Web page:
A shame, since I thought some ideas of the series were interesting, but this is going to be a very big NOPE for me.
The first impression is very simple—reading this is like watching anime in text. Not just because it’s Japanese. It’s the whole imagery, concepts, attitudes, flow of the narrative. I suppose it’s probably a very different book for you when you don’t actually live in Japan and feel like every image from this book you’ve already seen somewhere before. But I’m at least glad that this at least was written by someone who knew what they were writing about. I also suppose that his ‘anime’ nature fits very well with the YA trend of mixing childish with gruesome deaths and cringy concepts (of people not having free will and being tortured in general). And this is really all the description I can come up with: it’s like anime, childish and bloody at the same time, full of yokai monsters and talk of samurai honor; cringy enough to keep me from really liking what is going on. Minus points for the cliff-hanger ending, as predictable as that turn was, but plus point for the Epilogue—that bit was very satisfying. On one hand, I might be curious about what will happen to the characters from now on, on the other I don’t know if I’m actually willing to read two more books to find out…
When you say ‘curse of the second novel’, many people think about the curse of the second published novel of an author. I, personally, find it much more applicable to the ‘second novel of a series’… It’s harder to find an exception, really.
This might be the closest I felt to a female protagonist. Which is probably over-sharing. And yet, I did find a few too many things I found myself empathizing with. Other than that: Yes to the banter, yes to the setting (though I do wish we would explore it a little more), yes to emphasizing thinking for yourself, yes to keeping your promises, and yes to men in black with swords. I don’t know how much we will come back in the other 2 books of these series, if at all, but it does feel like some of the concepts and ideas were left a little underdeveloped. Like the forms and identities of the remaining knights not being addressed after the beginning, or Dark court relationships in general. I think the ending could be expanded a bit more, instead of saying ‘in next few weeks things like these happened’… But oh well, this is more like asking for more, than real complains. Also, I had about 4-5 scenarios in my head of how this book could go horribly wrong all the time while reading, and I couldn’t be happier that it didn’t touch any of them. One more book like this and Thea Harrison might become a name a on my ‘automatic buy’ list.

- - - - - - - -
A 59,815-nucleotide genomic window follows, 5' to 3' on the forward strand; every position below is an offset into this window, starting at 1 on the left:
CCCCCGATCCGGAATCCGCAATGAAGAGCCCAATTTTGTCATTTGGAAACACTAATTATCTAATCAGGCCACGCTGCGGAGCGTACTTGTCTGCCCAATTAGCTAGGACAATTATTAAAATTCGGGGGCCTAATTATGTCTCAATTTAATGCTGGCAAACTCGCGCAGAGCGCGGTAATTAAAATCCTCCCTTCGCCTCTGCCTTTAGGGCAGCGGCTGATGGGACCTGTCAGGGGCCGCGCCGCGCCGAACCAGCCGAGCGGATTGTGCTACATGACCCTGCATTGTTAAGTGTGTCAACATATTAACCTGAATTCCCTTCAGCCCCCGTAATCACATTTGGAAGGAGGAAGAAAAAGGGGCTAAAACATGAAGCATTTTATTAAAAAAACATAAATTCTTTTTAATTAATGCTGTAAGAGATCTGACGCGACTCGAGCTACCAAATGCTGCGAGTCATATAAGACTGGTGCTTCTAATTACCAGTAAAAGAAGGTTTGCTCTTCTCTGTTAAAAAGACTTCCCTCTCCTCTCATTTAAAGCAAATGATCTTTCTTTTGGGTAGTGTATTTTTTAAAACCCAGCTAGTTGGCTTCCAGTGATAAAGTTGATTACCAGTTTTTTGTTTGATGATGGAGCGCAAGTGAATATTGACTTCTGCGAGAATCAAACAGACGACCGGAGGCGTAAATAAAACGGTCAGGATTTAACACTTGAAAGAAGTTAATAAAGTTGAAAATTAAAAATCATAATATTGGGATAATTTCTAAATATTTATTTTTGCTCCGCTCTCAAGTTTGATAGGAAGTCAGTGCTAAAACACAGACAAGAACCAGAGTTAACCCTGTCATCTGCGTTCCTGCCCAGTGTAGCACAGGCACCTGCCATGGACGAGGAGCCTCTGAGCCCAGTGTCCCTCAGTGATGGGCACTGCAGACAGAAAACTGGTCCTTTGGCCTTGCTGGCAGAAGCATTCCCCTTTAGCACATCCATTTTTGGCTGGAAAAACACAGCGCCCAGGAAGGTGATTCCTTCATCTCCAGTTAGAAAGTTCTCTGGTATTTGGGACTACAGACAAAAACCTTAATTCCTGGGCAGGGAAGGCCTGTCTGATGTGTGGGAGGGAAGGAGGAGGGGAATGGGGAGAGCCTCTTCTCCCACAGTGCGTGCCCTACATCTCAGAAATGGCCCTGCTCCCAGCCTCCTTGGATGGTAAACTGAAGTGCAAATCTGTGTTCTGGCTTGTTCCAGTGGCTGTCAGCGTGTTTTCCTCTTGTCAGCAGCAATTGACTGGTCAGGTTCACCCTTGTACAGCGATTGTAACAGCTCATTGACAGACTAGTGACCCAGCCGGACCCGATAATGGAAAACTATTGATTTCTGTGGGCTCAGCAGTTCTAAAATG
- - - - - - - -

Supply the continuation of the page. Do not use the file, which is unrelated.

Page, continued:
Want to read about the worst things humans do in a fun way? This book is for you. It has great writing and humor, and they’ll mostly make you forget that it also touches on some very heavy topics. In other words, if you have a lot of triggers, this book is not for you. It is also probably important to mention that most of the worst things that happen/are mentioned in this book involve children. I feel like I’ve been fooled into a false sense of security by the attractive humor of this book, and it doesn’t feel too right. I also feel like I dug my toes into yet another 10+ book series, and now I’m in trouble. I enjoyed this book a lot, even despite the bad things it deals with, but I’m a little cautious about the directions it is going to take from here on. To be honest, I’m not sure how I will feel about the whole gates to heavens and armies of Satan scale it threatens to go with…